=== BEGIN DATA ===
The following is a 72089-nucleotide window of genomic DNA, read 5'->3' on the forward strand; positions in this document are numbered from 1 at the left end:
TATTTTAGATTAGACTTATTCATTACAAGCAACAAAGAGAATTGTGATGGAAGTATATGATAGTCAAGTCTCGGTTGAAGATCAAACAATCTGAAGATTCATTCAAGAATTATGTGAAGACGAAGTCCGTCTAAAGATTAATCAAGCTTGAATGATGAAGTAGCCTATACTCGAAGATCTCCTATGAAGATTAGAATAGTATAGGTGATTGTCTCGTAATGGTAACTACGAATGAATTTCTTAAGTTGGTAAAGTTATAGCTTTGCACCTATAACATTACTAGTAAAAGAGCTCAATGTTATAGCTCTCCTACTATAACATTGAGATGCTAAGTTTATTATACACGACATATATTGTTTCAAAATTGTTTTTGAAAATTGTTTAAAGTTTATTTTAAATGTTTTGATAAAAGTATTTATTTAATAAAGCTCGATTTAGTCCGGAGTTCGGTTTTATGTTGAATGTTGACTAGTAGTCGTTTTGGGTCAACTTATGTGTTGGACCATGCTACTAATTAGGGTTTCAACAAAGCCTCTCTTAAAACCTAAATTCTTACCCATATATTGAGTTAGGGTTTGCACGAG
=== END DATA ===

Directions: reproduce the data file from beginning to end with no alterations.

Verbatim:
The following is a 72089-nucleotide window of genomic DNA, read 5'->3' on the forward strand; positions in this document are numbered from 1 at the left end:
TATTTTAGATTAGACTTATTCATTACAAGCAACAAAGAGAATTGTGATGGAAGTATATGATAGTCAAGTCTCGGTTGAAGATCAAACAATCTGAAGATTCATTCAAGAATTATGTGAAGACGAAGTCCGTCTAAAGATTAATCAAGCTTGAATGATGAAGTAGCCTATACTCGAAGATCTCCTATGAAGATTAGAATAGTATAGGTGATTGTCTCGTAATGGTAACTACGAATGAATTTCTTAAGTTGGTAAAGTTATAGCTTTGCACCTATAACATTACTAGTAAAAGAGCTCAATGTTATAGCTCTCCTACTATAACATTGAGATGCTAAGTTTATTATACACGACATATATTGTTTCAAAATTGTTTTTGAAAATTGTTTAAAGTTTATTTTAAATGTTTTGATAAAAGTATTTATTTAATAAAGCTCGATTTAGTCCGGAGTTCGGTTTTATGTTGAATGTTGACTAGTAGTCGTTTTGGGTCAACTTATGTGTTGGACCATGCTACTAATTAGGGTTTCAACAAAGCCTCTCTTAAAACCTAAATTCTTACCCATATATTGAGTTAGGGTTTGCACGAG